Alastair sighed. “What?”

Cedric cleared his throat. “Alastair,” he said, “the vagina is like a self-cleaning oven. Did you know that?”

“What?” It was terrible to hear the word come out of his father’s mouth, not because Alastair was ashamed of the human body, but because he was ashamed of his father, whose involvement with the human body was sordid and piggy. The correct terminology only made what he’d said seem more vulgar.

“That’s right,” Cedric said, and for the first time since they’d left New York, he seemed at peace.

They sped past a woman holding a flashlight for a man changing a tire at the side of the road. “I didn’t know that,” Alastair said finally. He wasn’t sure why he was responding, except that he really hadn’t known, and — despite the fact that the information came from his father — he thought that it might be important.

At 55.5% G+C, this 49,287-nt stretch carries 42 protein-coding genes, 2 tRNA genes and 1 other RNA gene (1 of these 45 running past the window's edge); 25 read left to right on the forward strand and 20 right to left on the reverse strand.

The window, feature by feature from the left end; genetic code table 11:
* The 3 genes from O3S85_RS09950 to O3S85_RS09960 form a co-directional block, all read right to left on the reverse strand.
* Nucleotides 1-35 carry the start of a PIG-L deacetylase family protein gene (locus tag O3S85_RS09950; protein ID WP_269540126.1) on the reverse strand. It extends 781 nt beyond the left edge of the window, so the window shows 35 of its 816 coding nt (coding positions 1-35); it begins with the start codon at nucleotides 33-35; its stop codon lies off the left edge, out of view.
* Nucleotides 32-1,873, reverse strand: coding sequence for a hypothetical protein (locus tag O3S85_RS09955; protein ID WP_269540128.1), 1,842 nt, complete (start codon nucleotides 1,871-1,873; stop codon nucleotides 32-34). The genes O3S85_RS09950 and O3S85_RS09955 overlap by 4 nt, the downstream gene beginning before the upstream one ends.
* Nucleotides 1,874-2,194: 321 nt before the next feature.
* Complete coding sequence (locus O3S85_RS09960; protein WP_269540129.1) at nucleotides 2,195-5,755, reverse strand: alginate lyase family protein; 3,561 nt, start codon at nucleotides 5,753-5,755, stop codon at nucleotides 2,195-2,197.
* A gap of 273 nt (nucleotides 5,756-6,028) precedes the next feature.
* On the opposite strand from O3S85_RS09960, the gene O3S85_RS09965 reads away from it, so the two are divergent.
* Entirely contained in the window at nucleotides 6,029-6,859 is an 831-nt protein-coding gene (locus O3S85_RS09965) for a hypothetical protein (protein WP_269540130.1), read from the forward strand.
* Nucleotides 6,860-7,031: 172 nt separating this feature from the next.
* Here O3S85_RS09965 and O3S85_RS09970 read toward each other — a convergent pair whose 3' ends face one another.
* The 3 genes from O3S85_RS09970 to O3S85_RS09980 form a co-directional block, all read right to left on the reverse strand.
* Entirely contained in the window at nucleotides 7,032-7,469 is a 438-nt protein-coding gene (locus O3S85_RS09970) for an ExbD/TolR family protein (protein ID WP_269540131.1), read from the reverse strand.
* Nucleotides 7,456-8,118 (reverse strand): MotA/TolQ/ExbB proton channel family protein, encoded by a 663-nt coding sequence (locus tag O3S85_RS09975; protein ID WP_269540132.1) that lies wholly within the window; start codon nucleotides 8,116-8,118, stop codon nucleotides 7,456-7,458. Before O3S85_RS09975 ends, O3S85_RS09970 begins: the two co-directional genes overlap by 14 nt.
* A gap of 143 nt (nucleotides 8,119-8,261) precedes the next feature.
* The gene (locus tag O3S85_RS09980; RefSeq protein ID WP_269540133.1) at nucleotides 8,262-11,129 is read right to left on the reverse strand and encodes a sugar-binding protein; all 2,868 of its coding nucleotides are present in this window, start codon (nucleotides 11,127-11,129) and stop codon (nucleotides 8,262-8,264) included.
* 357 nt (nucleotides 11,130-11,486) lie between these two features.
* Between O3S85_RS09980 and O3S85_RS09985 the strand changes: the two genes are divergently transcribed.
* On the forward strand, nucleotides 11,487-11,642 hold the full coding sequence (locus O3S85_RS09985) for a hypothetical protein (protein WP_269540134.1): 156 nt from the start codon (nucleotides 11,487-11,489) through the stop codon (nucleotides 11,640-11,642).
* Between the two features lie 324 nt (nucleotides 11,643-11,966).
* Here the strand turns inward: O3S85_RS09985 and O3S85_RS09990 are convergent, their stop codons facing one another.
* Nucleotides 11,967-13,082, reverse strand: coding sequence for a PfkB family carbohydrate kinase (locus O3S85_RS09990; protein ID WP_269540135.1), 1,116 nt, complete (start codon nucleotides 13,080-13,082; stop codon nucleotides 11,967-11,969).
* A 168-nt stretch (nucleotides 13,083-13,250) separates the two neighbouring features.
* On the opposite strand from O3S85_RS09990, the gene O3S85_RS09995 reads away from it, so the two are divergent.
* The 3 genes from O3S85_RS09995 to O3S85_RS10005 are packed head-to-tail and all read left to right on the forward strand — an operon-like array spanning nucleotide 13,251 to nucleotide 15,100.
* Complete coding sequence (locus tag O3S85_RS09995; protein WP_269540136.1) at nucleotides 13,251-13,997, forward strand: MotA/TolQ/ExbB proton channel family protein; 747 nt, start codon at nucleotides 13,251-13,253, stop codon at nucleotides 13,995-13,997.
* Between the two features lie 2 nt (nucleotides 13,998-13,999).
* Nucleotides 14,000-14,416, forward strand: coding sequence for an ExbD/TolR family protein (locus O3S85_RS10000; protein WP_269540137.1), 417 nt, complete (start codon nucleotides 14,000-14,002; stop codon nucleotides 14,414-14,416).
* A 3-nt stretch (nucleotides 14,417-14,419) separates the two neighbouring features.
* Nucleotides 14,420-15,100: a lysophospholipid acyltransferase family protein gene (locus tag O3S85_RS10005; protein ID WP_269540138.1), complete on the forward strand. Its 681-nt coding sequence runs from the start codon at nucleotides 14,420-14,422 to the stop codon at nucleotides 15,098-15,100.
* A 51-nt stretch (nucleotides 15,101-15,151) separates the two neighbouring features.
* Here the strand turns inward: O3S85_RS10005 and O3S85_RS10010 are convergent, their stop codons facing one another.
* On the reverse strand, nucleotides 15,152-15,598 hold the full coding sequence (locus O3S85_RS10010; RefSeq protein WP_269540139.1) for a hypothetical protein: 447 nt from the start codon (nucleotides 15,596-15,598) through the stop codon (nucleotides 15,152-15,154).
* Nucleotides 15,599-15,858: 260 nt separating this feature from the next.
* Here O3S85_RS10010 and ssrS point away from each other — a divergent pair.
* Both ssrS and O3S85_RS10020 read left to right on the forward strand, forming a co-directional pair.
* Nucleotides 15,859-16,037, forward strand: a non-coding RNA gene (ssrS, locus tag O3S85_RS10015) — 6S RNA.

Cedric nodded. “On TV, if you see commercials for perfume sprays for women to put in their vaginas, ignore them. Whenever it is that you decide to have sex, you must never, ever ask a woman to spray herself with these chemicals. It’s wrong.”

“All right,” Alastair said.

“I’m glad we had this talk,” Cedric said.


THEY began looking for a place to spend the night. Well-lit billboards lined the highway, advertising motels whose main selling point seemed to be that they were “American Owned.”

“Look at that,” Cedric said, pointing to one of the advertisements, which was peppered with patriotic red, white, and blue stars. “Do you know what that means, Alastair?”

“No,” he admitted.

“Well, I’ll tell you,” Cedric said. “It means racism. Plain and simple. It’s a coded message saying, ‘Rest assured, this is not an Indian-owned motel.’ Did you know that, Alastair? That Indians make an excellent living in this country running motels? They’re an extremely resourceful people.”

“Are the motels on reservations?”

Cedric shook his head. “Indians as in India.”


“And those signs are saying, ‘Come on in, racists, one and all! You can feel comfortable with us, because we don’t smell like spices or talk with a funny accent!’ ”